pinto is perhaps the single most promising pitcher in the cubs farm system -- but he might need another year and some time to prove himself at iowa before making the jump to the big club.
felix pie (20 y/o cf -- l/l) -- probably the most hotly discussed minor league player in the cub system thanks to the patterson meltdown, pie nevertheless reminds me of no one so much as... korey patterson. the kid has missed some time this year and is just now coming back, so his 2005 line will begin to expand. if it continues as it's been going, there's no doubt it's a breakout year for him in the context of his career. but pie's 53 k's in 240 at-bats against only 16 walks should frighten anyone who pictures pie leading off the cub lineup in 2006, as should his nine caught stealings in 21 attempts. more plate discipline is a must, in my humble opinion, but the rumor is the cubs will bring him up after he's played a few games down in tennessee.
brandon sing (24 y/o of -- r/r) -- sing really seems to have turned a corner in plate discipline in 2004 at daytona, where his walks-per-plate appearance jumped by half from 11% to 17% and the better pitches he saw lifted his statline to career highs (.270/.399/.571). that trend has continued in 2005, where sing is walking in 16% of his trips and going a brilliant .295/.404/.577 with 18 homers in 281 at-bats. sing still strikes out quite a lot, and will probably benefit from some time in iowa this year or next. but his new eye at the plate is a ticket to right field in wrigley if he can keep it up.
david aardsma (23 y/o rhrp) -- aardsma came over in the hawkins trade, and i'll go with what i said at the time:
a two-pitch reliever with a low-to-mid-90s sinking fastball and a knucklecurve that can be great but has been inconsistent, he was seen as a first-rank prospect to contribute in 2005 for the giants. aardsma seriously struggles with control, as many younger (born in 1981) guys do, but his hits/9 and the fact that he simply doesn't give up the long ball indicate major-league quality stuff.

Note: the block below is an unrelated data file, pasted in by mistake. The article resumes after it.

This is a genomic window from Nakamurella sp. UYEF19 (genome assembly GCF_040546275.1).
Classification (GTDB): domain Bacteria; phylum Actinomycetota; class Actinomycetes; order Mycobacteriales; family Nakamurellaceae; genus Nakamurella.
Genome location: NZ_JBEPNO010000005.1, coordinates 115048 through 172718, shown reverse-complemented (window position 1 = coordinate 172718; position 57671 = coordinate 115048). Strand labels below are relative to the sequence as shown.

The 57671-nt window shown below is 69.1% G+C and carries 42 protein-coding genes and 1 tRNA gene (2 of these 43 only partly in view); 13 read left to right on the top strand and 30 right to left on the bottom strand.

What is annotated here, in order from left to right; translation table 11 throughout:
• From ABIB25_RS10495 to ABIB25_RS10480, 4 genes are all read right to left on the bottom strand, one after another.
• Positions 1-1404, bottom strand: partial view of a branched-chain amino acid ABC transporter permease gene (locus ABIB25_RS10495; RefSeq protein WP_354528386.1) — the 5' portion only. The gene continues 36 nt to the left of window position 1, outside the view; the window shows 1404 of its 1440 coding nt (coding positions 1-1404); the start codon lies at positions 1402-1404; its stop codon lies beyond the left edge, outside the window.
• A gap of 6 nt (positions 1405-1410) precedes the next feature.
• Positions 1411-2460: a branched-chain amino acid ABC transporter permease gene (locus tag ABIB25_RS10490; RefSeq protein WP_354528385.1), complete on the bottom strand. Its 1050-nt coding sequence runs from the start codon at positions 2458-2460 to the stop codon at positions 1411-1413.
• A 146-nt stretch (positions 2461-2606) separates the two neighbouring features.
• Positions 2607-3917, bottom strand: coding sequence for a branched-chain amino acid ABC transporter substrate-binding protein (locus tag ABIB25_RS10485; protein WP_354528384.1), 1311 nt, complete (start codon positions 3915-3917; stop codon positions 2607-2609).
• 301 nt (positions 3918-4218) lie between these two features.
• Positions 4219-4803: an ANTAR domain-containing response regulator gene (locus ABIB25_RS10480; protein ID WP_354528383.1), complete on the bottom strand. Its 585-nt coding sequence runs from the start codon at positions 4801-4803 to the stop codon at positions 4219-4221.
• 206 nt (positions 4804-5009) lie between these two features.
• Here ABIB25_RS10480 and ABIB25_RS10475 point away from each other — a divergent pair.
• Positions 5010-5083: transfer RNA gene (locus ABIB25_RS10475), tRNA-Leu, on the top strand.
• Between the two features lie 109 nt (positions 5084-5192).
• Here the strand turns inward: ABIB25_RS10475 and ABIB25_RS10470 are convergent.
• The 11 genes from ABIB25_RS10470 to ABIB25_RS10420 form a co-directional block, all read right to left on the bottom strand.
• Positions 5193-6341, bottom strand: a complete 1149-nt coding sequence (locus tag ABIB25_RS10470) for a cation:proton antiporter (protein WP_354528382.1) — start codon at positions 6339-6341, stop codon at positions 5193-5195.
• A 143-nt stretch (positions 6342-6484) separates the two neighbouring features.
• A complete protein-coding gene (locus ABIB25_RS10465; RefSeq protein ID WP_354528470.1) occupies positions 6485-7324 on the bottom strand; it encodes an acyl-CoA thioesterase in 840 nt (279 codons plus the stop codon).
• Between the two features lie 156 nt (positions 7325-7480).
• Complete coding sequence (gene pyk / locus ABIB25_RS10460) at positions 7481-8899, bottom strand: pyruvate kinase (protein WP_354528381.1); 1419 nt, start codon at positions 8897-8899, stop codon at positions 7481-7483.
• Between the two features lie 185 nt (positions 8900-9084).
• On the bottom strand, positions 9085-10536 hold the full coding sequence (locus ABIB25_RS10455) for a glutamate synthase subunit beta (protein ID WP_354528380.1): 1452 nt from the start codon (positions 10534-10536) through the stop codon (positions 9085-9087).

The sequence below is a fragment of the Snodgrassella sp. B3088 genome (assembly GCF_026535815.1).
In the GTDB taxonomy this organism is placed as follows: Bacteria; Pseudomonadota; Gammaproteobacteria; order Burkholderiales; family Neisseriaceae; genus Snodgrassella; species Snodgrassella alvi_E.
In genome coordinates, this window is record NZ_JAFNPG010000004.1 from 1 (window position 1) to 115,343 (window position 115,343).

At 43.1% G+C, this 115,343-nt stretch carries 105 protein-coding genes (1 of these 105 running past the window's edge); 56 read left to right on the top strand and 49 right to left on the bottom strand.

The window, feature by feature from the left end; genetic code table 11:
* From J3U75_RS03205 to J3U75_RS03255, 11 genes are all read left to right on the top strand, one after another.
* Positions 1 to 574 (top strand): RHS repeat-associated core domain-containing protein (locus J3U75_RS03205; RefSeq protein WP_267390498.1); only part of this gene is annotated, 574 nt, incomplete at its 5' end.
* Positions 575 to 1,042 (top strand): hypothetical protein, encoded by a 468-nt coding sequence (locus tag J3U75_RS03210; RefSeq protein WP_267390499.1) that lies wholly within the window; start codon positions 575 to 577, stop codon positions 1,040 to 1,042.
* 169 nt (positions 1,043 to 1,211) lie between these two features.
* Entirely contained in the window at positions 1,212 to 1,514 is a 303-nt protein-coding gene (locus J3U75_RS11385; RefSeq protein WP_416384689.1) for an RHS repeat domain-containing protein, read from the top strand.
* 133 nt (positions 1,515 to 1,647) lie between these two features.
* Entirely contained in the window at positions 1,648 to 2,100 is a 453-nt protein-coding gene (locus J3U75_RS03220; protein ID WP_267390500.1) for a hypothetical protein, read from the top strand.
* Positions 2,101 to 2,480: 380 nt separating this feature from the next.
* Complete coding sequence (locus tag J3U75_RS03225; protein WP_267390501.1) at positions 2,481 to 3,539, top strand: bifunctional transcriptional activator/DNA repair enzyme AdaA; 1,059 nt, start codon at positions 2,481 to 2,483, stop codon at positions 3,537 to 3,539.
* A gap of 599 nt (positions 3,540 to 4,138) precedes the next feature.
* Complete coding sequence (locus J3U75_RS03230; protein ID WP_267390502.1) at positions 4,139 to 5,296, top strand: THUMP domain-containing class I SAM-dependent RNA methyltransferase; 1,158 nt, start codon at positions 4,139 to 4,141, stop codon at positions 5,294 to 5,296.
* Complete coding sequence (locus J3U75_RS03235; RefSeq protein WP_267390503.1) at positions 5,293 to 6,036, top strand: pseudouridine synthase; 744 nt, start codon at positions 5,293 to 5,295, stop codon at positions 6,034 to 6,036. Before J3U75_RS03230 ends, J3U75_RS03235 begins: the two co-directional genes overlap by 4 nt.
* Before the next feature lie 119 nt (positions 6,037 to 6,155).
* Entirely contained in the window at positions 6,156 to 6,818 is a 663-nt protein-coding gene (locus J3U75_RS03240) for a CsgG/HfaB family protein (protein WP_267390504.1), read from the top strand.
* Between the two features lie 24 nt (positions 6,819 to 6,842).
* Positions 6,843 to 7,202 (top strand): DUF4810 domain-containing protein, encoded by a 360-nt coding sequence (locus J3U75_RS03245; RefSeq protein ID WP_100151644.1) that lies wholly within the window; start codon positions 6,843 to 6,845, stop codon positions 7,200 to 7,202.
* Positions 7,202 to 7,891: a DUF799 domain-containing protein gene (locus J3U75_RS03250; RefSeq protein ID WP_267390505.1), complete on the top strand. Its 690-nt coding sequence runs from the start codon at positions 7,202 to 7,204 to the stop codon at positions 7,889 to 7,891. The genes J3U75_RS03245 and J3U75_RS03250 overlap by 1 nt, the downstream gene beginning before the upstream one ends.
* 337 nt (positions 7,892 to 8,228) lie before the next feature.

his 2005 hasn't done much to dispel those notions. control does continue to be an issue, with 19 walks issued in 32.1 innings at west tenn, and that may have to sharpen up before aardsma is ready for the bigs. 23-year-old andy shipman is in much the same boat, though pitching well for the d-jaxx; 22-year-old lefty starter sean marshall -- whose control is quite good -- probably hasn't pitched enough yet after a late start to justify a promotion to chicago. bobby brownlie -- one of the best young pitchers in the system before this year -- is coming back from arm trouble which has spurred the cubs to move him to the bullpen. how it goes may determine the outcome of his career, and he's certainly nowhere near chicago, but so far so good.
buck coats (23 y/o ss -- l/r) -- coats is having a nice little season at west tenn, but there's little he's done that makes me think he's a starting shortstop for 2006. his presence on this list is more to emphasize the lack of a prospect at this position in the higher minors for the cubs. while nomar is rumored to be going after 2005 and neifi is not an answer to any problem, this is a trouble spot that this team is best positioned to fix in free agency for next year. ronny cedeno has had a nice third of a year at iowa and has earned his look, but his history does not inspire confidence that he can be an improvement on neifi.
so that's the batch. feel free to complain about who i left out or underemphasized, but this is what the cubs have that's worth anything, in my opinion.